We focused most of our time together on clarifying agreements, managing conflict with more skill and helping Martin learn tools for self-soothing with intense emotion came up.
In two months they were feeling much more deeply connected, fighting far less and working through conflicts more quickly. Having regular date nights helped them feel reassured, and working to empathize and take each other’s perspective helped shift from rigidity in conflicts. And, as it turned out, both Martin and Sandra benefitted from self-soothing techniques when they started actively seeing other people again.
So they moved on from our work feeling confident and grounded with a full toolbox.
I heard from them again ten months later when they began experiencing another round of intense conflicts and reactivity. This time, for the first time ever, Sandra had brought up the possibility that they should divorce. This shocked them sober, knowing neither of them really wanted to split up, and believing there had to be another path forward.
Over the months since we’d last met Martin had met two women he was really enjoying connecting with, and while he assured Sandra they in no way replaced her, she felt incredibly insecure. They had switched roles. Now Sandra was losing sleep and deeply worried about the stability of their union.
Sandra didn’t know if they should continue practicing non-monogamy, and Martin was really enjoying connecting with other women. Right around the same time Sandra had two dates ghost her and she was very suddenly dumped by the one guy she really had a good time with. She was experiencing a dry spell dating and feeling sad about the break up while Martin was finally experiencing a sense of ease and having a lot of fun.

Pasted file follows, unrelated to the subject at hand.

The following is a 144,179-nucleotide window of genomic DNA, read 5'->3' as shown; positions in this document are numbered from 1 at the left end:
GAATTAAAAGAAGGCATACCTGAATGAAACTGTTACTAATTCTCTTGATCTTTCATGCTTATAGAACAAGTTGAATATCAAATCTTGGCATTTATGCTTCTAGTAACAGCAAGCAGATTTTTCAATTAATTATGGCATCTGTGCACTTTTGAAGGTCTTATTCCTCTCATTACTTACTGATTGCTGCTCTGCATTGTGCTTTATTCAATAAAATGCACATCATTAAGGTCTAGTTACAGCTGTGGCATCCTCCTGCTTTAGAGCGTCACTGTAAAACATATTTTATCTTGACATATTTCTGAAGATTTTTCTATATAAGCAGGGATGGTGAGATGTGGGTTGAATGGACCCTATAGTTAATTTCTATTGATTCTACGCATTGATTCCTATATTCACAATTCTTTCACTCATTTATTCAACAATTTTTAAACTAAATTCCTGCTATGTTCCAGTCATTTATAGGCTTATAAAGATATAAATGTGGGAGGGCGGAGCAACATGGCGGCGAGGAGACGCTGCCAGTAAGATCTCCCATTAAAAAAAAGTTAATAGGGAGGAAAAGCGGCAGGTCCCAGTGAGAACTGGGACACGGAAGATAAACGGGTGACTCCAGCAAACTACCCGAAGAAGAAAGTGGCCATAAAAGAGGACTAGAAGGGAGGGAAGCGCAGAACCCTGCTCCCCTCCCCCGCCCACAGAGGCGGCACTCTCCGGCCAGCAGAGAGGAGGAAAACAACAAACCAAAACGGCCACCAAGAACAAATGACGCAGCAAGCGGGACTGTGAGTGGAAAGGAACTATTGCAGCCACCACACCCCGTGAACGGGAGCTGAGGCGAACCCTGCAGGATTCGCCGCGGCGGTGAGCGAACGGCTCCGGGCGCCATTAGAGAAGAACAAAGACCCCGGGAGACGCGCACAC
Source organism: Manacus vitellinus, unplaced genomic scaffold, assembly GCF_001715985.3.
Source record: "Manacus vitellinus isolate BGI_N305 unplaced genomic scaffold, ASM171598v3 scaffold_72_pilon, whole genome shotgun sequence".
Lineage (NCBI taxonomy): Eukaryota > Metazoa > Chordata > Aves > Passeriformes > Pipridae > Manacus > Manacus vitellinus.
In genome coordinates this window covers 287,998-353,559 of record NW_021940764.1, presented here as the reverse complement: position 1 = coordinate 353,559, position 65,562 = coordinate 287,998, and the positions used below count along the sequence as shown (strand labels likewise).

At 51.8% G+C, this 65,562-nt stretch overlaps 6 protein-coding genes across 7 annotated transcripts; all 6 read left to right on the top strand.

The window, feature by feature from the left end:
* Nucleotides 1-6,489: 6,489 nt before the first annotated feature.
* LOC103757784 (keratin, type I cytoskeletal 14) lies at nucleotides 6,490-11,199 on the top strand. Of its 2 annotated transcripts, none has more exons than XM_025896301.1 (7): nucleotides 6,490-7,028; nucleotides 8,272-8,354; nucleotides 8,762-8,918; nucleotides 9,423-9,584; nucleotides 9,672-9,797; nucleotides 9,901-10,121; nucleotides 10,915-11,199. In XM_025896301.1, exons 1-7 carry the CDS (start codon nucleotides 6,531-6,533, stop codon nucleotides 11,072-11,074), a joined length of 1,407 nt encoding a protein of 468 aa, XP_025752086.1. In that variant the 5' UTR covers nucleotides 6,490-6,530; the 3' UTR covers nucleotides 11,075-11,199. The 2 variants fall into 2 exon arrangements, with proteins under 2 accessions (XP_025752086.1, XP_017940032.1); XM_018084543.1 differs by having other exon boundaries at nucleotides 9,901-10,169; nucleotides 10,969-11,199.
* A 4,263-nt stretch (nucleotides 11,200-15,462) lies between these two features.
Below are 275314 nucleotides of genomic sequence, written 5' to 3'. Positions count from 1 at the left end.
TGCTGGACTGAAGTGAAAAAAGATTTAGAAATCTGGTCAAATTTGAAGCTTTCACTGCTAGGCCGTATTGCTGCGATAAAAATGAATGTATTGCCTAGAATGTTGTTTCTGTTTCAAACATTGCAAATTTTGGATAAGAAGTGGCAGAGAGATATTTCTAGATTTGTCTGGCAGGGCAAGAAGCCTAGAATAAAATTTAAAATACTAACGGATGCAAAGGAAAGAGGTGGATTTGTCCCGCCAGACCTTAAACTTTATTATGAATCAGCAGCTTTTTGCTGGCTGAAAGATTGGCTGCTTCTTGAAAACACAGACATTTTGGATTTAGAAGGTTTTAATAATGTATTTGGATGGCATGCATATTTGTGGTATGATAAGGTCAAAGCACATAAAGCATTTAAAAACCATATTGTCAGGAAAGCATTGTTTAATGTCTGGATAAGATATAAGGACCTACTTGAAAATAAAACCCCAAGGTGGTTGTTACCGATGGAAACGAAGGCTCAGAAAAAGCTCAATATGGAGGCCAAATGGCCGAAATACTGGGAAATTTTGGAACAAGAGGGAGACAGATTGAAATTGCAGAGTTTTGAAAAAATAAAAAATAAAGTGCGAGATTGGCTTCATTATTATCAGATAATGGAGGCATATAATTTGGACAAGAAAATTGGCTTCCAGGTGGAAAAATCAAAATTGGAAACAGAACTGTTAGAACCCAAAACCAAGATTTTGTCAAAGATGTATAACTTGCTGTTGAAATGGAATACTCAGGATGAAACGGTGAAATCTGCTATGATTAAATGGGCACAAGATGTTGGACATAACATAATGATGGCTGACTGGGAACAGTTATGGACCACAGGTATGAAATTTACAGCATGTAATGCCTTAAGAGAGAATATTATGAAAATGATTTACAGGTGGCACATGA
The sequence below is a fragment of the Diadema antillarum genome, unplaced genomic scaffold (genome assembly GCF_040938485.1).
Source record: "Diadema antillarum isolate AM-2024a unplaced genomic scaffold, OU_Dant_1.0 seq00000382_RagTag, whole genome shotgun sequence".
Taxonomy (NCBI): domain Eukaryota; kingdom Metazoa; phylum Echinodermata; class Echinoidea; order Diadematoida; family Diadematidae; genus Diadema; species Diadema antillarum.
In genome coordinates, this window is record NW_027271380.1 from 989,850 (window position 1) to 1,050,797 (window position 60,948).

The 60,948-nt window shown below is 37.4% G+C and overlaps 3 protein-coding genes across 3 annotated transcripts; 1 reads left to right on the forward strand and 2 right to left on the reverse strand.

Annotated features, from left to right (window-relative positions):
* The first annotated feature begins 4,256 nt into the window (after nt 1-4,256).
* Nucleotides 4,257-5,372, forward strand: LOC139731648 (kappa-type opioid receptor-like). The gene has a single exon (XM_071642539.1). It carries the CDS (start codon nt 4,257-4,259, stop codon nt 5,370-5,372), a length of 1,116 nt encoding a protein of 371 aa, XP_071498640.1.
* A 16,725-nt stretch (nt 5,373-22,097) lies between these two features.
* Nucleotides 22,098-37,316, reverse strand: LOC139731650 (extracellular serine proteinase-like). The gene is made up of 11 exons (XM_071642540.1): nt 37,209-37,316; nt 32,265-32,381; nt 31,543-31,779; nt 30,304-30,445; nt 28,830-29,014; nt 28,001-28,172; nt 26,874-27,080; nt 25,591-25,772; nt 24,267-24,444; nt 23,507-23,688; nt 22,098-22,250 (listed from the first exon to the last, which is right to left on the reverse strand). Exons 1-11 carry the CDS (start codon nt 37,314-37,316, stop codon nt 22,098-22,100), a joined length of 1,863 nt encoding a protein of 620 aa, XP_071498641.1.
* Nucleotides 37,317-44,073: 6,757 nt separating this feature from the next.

We revisited the self-soothing and jealousy management tools Martin had employed months earlier with Sandra and some of them helped. She also realized some of what was coming up was related to watching her parents experience infidelity and a traumatic divorce. A very young part of her was constantly worried she and Martin could be headed for divorce and seeing him connect with others was really challenging that part inside her.
Meanwhile Martin was having a hard time empathizing with her experience, while he remembered how it felt to be in Sandra’s shoes, a part of him felt sort of justified in his earlier reactivity and he was no longer concerned about their relationship’s stability- that is, until Sandra brought up divorce. He was shocked and a little blindsided worrying she might leave him very suddenly.
We realized quickly that a lot of what was showing up in this iteration of their work centered on some early life relationship role modeling they’d each had. This personal work is often supported with attachment therapy, and I connected them each with excellent trained attachment therapists to support their individual processes uncovering what they’d learned in their families.
A Note About Therapy